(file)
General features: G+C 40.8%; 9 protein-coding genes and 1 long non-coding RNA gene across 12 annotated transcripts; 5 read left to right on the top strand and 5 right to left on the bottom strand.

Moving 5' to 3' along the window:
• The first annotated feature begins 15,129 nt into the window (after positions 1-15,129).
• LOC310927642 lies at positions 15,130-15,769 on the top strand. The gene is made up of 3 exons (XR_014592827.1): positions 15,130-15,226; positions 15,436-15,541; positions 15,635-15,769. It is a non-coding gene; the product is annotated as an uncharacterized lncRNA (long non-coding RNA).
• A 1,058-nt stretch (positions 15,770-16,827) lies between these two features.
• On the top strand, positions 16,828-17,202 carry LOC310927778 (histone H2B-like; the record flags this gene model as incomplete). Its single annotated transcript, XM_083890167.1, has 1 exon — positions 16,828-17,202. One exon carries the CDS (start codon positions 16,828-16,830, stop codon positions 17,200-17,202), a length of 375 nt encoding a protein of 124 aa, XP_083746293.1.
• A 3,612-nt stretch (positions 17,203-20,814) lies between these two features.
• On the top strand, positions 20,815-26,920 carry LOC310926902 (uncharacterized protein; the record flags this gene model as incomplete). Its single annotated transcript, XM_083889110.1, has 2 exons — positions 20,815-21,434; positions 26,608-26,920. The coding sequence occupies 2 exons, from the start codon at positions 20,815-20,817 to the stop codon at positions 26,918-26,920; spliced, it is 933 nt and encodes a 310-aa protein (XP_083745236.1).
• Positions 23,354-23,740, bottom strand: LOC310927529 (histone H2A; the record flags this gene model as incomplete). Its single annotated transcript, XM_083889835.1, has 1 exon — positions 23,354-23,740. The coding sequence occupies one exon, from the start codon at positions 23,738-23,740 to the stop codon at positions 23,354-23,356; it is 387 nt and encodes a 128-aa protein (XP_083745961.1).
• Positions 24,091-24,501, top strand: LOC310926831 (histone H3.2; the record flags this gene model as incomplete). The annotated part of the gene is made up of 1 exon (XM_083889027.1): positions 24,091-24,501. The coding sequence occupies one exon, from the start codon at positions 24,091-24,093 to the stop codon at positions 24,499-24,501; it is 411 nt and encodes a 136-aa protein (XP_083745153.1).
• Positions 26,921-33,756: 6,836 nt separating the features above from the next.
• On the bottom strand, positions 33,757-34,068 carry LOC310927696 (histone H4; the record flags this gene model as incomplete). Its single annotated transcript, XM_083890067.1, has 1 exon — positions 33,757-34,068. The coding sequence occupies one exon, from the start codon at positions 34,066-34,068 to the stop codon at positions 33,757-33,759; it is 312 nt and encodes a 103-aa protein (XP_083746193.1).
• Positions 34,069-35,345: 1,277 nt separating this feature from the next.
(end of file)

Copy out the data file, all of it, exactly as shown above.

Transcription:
General features: G+C 40.8%; 9 protein-coding genes and 1 long non-coding RNA gene across 12 annotated transcripts; 5 read left to right on the top strand and 5 right to left on the bottom strand.

Moving 5' to 3' along the window:
• The first annotated feature begins 15,129 nt into the window (after positions 1-15,129).
• LOC310927642 lies at positions 15,130-15,769 on the top strand. The gene is made up of 3 exons (XR_014592827.1): positions 15,130-15,226; positions 15,436-15,541; positions 15,635-15,769. It is a non-coding gene; the product is annotated as an uncharacterized lncRNA (long non-coding RNA).
• A 1,058-nt stretch (positions 15,770-16,827) lies between these two features.
• On the top strand, positions 16,828-17,202 carry LOC310927778 (histone H2B-like; the record flags this gene model as incomplete). Its single annotated transcript, XM_083890167.1, has 1 exon — positions 16,828-17,202. One exon carries the CDS (start codon positions 16,828-16,830, stop codon positions 17,200-17,202), a length of 375 nt encoding a protein of 124 aa, XP_083746293.1.
• A 3,612-nt stretch (positions 17,203-20,814) lies between these two features.
• On the top strand, positions 20,815-26,920 carry LOC310926902 (uncharacterized protein; the record flags this gene model as incomplete). Its single annotated transcript, XM_083889110.1, has 2 exons — positions 20,815-21,434; positions 26,608-26,920. The coding sequence occupies 2 exons, from the start codon at positions 20,815-20,817 to the stop codon at positions 26,918-26,920; spliced, it is 933 nt and encodes a 310-aa protein (XP_083745236.1).
• Positions 23,354-23,740, bottom strand: LOC310927529 (histone H2A; the record flags this gene model as incomplete). Its single annotated transcript, XM_083889835.1, has 1 exon — positions 23,354-23,740. The coding sequence occupies one exon, from the start codon at positions 23,738-23,740 to the stop codon at positions 23,354-23,356; it is 387 nt and encodes a 128-aa protein (XP_083745961.1).
• Positions 24,091-24,501, top strand: LOC310926831 (histone H3.2; the record flags this gene model as incomplete). The annotated part of the gene is made up of 1 exon (XM_083889027.1): positions 24,091-24,501. The coding sequence occupies one exon, from the start codon at positions 24,091-24,093 to the stop codon at positions 24,499-24,501; it is 411 nt and encodes a 136-aa protein (XP_083745153.1).
• Positions 26,921-33,756: 6,836 nt separating the features above from the next.
• On the bottom strand, positions 33,757-34,068 carry LOC310927696 (histone H4; the record flags this gene model as incomplete). Its single annotated transcript, XM_083890067.1, has 1 exon — positions 33,757-34,068. The coding sequence occupies one exon, from the start codon at positions 34,066-34,068 to the stop codon at positions 33,757-33,759; it is 312 nt and encodes a 103-aa protein (XP_083746193.1).
• Positions 34,069-35,345: 1,277 nt separating this feature from the next.